Star Wars: The Force Awakens
I saw the new Star Wars movie yesterday at the Lowell Cinema. The Force Awakens is a very good movie, well worth seeing.
This is the seventh movie in the Star Wars series although you don’t need to know that to enjoy this film. If you are old enough to have seen the original Star Wars movie back in 1977, it is worthwhile to watch it again before seeing The Force Awakens. There are many parallels, most notably the presence of Harrison Ford and Carrie Fisher, but also cute droids, white-clad Imperial storm troopers, X-wing rebel fighter aircraft, old men with mysterious powers, and an innocent, young person living in the dessert with undiscovered powers.
If you’re a Star Wars fanatic, you’ve probably already seen the movie which debuted on December 23. But if you’re like me, not caught up in the Star Wars hype and with interest that peaked almost 40 years ago when the original movie premiered, you really should see this movie before it leaves the big screen of the theater. It’s a traditional adventure story with plenty of suspense, action, humor, and a good dose of nostalgia.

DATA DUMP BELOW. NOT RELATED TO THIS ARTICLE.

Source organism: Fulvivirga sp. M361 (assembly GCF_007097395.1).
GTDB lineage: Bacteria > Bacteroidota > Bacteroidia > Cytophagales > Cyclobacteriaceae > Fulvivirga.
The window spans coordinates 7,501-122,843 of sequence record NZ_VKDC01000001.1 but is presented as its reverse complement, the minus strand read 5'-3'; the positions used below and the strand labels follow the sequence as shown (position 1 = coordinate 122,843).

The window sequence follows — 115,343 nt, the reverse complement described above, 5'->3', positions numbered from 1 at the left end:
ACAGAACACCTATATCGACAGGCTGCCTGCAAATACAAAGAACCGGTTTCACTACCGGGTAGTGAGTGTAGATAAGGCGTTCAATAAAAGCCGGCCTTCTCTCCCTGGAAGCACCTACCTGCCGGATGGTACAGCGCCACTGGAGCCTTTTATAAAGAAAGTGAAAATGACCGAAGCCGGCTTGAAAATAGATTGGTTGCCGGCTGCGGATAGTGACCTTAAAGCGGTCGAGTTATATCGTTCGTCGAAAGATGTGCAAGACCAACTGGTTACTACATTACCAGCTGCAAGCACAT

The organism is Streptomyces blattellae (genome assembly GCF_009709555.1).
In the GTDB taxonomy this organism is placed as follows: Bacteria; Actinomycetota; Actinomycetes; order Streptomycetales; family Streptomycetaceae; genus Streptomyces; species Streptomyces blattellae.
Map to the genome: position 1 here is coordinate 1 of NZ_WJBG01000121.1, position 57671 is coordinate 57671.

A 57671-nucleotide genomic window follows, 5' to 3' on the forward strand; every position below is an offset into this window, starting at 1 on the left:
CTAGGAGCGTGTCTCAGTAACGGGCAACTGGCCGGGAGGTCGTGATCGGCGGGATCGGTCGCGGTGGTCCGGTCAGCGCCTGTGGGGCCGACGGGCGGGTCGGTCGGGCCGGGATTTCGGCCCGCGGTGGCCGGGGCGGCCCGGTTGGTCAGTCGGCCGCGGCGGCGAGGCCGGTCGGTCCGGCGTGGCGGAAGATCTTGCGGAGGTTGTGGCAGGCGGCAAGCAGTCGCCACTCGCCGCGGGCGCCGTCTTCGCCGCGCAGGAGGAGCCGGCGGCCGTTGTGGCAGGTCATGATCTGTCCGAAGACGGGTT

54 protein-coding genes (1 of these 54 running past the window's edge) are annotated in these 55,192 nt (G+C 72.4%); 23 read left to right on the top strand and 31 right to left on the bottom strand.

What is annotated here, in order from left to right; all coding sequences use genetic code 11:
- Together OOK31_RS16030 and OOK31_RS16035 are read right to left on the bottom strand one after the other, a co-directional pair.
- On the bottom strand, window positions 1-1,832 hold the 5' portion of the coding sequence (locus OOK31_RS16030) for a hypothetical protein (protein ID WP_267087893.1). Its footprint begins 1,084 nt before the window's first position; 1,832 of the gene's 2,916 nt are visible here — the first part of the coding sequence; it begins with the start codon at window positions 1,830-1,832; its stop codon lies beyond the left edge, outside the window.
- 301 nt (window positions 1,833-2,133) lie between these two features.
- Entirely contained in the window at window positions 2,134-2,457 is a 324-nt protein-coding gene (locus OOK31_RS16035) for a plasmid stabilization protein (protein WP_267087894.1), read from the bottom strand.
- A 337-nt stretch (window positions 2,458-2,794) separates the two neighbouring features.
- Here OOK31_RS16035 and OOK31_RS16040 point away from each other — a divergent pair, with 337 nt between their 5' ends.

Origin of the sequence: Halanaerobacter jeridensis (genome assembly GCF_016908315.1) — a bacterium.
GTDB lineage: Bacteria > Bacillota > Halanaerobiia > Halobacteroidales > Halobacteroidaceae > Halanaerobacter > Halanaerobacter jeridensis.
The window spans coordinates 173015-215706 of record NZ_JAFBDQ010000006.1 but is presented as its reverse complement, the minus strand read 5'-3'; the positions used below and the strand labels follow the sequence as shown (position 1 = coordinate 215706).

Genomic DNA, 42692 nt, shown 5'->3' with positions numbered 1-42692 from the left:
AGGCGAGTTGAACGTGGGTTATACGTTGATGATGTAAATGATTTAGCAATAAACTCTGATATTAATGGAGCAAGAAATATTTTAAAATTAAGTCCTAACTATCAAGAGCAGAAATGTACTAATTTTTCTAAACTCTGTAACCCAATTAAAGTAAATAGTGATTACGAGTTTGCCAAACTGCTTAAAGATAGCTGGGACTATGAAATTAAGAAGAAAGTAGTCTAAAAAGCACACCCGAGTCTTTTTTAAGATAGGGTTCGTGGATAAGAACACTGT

This December, Manohla Dargis wrote this in her New York Times review of The Force Awakens:
The big news about “Star Wars: The Force Awakens” is — spoiler alert — that it’s good! Despite the prerelease hype, it won’t save the world, not even Hollywood, but it seamlessly balances cozy favorites — Harrison Ford, ladies and gentlemen — and new kinetic wows, along with some of the niceties that went missing as the series grew into a phenomenon, most crucially a scale and a sensibility that are rooted in the human. . . . in “The Force Awakens” [director J. J. Abrams has] made a movie that goes for old-fashioned escapism even as it presents a futuristic vision of a pluralistic world that his audience already lives in. He hasn’t made a film only for true believers; he has made a film for everyone (well, almost). So, will Rey, Finn and Poe save the day? Will they battle Kylo Ren and Oedipus, too? Stay tuned for the next potentially thrilling, or at least pretty good, adventure.
And here is what Dargis’ predecessor, Vincent Canby, wrote about the original Star Wars movie back in May 1977
“Star Wars,” George Lucas’s first film since his terrifically successful “American Graffiti,” is the movie that the teen-agers in “American Graffiti” would have broken their necks to see. It’s also the movie that’s going to entertain a lot of contemporary folk who have a soft spot for the virtually ritualized manners of comic-book adventure. . .
It is, rather, a breathless succession of escapes, pursuits, dangerous missions, unexpected encounters, with each one ending in some kind of defeat until the final one. . .
The true stars of “Star Wars” are John Barry, who was responsible for the production design, and the people who were responsible for the incredible special effects . . .